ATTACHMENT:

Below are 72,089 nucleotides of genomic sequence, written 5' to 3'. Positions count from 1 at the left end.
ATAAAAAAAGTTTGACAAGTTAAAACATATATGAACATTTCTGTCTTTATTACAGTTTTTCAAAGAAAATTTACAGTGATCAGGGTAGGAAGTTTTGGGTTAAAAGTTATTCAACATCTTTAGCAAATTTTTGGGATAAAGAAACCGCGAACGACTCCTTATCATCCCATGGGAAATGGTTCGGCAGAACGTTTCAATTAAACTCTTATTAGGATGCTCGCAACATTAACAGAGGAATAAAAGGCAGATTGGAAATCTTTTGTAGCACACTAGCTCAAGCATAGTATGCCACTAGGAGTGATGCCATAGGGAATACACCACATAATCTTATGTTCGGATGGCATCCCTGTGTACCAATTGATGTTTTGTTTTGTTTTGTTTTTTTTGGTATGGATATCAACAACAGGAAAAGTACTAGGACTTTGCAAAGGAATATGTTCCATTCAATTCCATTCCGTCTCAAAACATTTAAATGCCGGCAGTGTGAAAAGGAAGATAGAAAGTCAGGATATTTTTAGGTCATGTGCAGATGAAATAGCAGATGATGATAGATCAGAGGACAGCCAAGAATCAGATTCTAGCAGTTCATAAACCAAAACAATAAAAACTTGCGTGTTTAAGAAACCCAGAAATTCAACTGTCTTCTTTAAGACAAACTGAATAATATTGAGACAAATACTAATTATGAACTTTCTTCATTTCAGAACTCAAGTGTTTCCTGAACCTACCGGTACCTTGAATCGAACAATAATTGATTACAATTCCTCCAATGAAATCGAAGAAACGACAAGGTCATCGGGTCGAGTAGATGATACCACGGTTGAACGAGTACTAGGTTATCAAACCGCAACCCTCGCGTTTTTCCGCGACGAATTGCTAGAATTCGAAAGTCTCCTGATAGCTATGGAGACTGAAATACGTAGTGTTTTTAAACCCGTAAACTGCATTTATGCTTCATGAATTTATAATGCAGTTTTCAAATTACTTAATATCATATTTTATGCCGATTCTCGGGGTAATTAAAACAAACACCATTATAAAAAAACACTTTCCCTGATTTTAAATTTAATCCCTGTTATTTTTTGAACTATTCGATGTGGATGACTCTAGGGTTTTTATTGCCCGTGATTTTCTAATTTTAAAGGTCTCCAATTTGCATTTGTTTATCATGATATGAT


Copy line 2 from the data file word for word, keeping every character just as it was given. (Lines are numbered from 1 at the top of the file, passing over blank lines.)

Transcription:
ATAAAAAAAGTTTGACAAGTTAAAACATATATGAACATTTCTGTCTTTATTACAGTTTTTCAAAGAAAATTTACAGTGATCAGGGTAGGAAGTTTTGGGTTAAAAGTTATTCAACATCTTTAGCAAATTTTTGGGATAAAGAAACCGCGAACGACTCCTTATCATCCCATGGGAAATGGTTCGGCAGAACGTTTCAATTAAACTCTTATTAGGATGCTCGCAACATTAACAGAGGAATAAAAGGCAGATTGGAAATCTTTTGTAGCACACTAGCTCAAGCATAGTATGCCACTAGGAGTGATGCCATAGGGAATACACCACATAATCTTATGTTCGGATGGCATCCCTGTGTACCAATTGATGTTTTGTTTTGTTTTGTTTTTTTTGGTATGGATATCAACAACAGGAAAAGTACTAGGACTTTGCAAAGGAATATGTTCCATTCAATTCCATTCCGTCTCAAAACATTTAAATGCCGGCAGTGTGAAAAGGAAGATAGAAAGTCAGGATATTTTTAGGTCATGTGCAGATGAAATAGCAGATGATGATAGATCAGAGGACAGCCAAGAATCAGATTCTAGCAGTTCATAAACCAAAACAATAAAAACTTGCGTGTTTAAGAAACCCAGAAATTCAACTGTCTTCTTTAAGACAAACTGAATAATATTGAGACAAATACTAATTATGAACTTTCTTCATTTCAGAACTCAAGTGTTTCCTGAACCTACCGGTACCTTGAATCGAACAATAATTGATTACAATTCCTCCAATGAAATCGAAGAAACGACAAGGTCATCGGGTCGAGTAGATGATACCACGGTTGAACGAGTACTAGGTTATCAAACCGCAACCCTCGCGTTTTTCCGCGACGAATTGCTAGAATTCGAAAGTCTCCTGATAGCTATGGAGACTGAAATACGTAGTGTTTTTAAACCCGTAAACTGCATTTATGCTTCATGAATTTATAATGCAGTTTTCAAATTACTTAATATCATATTTTATGCCGATTCTCGGGGTAATTAAAACAAACACCATTATAAAAAAACACTTTCCCTGATTTTAAATTTAATCCCTGTTATTTTTTGAACTATTCGATGTGGATGACTCTAGGGTTTTTATTGCCCGTGATTTTCTAATTTTAAAGGTCTCCAATTTGCATTTGTTTATCATGATATGAT